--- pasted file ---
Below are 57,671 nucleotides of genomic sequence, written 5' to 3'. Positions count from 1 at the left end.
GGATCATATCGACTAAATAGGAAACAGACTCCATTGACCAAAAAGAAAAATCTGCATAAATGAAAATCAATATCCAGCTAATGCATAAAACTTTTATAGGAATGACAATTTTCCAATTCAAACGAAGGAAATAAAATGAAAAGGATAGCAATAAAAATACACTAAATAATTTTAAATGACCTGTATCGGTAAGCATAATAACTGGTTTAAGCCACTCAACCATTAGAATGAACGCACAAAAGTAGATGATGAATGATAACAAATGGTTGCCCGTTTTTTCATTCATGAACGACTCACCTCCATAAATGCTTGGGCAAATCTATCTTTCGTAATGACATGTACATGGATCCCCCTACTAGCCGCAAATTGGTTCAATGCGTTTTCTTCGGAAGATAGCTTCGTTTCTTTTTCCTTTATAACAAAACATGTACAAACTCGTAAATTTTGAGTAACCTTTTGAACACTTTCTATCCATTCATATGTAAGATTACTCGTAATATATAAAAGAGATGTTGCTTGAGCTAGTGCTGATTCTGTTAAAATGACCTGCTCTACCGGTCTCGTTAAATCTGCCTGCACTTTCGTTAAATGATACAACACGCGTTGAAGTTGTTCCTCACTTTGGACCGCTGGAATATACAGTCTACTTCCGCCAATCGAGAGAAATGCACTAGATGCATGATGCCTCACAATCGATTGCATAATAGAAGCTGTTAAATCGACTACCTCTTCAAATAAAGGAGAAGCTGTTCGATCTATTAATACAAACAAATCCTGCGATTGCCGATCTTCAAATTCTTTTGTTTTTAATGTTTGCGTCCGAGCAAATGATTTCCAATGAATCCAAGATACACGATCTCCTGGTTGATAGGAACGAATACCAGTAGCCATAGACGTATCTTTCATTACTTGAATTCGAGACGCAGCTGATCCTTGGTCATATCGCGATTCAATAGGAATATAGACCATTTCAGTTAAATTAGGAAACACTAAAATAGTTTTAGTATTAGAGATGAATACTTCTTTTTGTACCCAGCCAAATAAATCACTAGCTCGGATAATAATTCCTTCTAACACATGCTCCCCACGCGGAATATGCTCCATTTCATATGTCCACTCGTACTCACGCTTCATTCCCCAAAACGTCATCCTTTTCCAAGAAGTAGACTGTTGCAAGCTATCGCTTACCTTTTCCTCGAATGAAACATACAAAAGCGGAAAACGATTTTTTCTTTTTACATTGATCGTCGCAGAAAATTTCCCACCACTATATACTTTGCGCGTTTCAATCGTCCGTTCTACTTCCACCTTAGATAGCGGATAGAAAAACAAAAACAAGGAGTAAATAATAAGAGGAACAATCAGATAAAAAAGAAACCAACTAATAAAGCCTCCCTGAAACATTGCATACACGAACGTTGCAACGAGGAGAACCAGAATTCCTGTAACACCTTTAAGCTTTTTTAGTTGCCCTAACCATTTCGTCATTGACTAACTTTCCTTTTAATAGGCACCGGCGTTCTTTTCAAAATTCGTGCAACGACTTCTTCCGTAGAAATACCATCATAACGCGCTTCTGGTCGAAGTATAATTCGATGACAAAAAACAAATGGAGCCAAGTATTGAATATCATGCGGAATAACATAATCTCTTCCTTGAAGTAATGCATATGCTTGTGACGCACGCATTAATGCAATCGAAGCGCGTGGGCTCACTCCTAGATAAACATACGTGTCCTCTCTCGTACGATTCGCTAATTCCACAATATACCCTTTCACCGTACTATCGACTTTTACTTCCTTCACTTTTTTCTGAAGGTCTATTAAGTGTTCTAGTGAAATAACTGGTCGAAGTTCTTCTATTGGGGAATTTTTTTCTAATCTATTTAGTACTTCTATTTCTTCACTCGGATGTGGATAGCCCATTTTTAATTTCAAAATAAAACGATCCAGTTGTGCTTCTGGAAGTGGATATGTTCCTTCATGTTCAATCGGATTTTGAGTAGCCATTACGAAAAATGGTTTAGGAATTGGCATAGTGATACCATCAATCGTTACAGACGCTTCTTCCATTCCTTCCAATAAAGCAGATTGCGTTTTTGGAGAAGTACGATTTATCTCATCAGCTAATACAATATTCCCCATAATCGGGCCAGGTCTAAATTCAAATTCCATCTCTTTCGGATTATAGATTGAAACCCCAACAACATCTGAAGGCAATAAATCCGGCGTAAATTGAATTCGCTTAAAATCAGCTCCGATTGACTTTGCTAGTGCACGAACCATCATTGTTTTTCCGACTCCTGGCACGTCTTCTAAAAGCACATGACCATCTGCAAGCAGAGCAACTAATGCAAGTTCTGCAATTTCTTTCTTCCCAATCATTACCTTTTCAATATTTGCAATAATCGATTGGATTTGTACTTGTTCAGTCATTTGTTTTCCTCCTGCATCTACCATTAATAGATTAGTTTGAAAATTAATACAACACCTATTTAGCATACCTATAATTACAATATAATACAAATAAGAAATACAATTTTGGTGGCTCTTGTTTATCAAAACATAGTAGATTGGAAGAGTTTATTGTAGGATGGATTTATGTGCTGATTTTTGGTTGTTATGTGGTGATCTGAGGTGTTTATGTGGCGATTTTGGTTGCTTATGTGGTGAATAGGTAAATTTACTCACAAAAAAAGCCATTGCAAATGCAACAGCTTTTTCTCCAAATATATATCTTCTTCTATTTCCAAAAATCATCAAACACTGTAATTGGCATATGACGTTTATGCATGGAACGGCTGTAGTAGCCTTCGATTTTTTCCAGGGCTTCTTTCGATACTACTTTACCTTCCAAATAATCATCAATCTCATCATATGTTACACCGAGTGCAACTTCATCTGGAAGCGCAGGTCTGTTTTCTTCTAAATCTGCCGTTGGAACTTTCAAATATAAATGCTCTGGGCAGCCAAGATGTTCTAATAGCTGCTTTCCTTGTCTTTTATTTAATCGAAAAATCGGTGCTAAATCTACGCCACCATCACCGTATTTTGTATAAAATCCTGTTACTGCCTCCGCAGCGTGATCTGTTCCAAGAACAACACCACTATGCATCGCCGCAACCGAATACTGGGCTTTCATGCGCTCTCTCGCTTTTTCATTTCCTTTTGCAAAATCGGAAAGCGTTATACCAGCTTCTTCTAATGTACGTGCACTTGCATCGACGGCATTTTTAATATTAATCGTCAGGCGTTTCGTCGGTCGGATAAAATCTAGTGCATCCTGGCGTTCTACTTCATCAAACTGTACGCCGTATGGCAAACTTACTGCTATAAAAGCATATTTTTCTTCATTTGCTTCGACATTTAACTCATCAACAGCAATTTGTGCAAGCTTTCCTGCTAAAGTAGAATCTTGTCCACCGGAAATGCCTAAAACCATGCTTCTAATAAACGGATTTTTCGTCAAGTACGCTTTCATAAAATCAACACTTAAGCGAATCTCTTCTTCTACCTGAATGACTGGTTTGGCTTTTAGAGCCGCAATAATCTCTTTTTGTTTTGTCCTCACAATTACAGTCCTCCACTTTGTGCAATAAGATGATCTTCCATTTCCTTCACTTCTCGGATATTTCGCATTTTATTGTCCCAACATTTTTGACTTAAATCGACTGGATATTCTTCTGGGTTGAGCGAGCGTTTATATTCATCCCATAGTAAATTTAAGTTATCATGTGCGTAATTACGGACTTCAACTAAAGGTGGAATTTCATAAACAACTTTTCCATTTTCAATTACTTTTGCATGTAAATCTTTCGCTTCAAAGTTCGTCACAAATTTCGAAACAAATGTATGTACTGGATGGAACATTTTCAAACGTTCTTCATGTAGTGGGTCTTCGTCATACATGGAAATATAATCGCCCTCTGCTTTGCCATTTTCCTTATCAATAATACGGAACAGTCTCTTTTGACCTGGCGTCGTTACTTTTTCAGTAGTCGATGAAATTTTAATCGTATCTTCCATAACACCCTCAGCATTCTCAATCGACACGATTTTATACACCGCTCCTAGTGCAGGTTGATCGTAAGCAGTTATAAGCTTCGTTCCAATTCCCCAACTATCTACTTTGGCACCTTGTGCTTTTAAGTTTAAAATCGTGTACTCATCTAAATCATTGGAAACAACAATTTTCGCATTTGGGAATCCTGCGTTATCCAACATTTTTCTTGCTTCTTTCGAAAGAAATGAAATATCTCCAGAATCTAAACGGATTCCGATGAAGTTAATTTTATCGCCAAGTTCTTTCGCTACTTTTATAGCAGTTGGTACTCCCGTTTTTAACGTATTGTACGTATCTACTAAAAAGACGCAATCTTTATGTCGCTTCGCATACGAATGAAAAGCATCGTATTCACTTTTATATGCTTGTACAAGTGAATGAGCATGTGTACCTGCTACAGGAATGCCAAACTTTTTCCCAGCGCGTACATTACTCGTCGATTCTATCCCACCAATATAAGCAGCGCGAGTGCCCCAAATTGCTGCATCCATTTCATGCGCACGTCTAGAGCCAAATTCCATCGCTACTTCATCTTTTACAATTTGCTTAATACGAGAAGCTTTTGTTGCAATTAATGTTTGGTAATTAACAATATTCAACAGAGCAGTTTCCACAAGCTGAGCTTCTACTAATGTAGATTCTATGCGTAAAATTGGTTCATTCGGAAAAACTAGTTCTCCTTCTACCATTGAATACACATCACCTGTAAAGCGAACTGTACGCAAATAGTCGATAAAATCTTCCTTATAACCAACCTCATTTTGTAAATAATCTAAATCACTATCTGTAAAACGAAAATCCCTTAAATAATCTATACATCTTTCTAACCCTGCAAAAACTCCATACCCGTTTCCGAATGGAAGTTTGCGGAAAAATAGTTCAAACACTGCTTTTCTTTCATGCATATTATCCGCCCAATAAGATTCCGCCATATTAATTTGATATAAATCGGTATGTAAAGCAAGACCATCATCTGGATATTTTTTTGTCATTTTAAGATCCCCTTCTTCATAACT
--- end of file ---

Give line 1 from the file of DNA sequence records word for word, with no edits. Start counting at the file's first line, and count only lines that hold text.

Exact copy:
Below are 57,671 nucleotides of genomic sequence, written 5' to 3'. Positions count from 1 at the left end.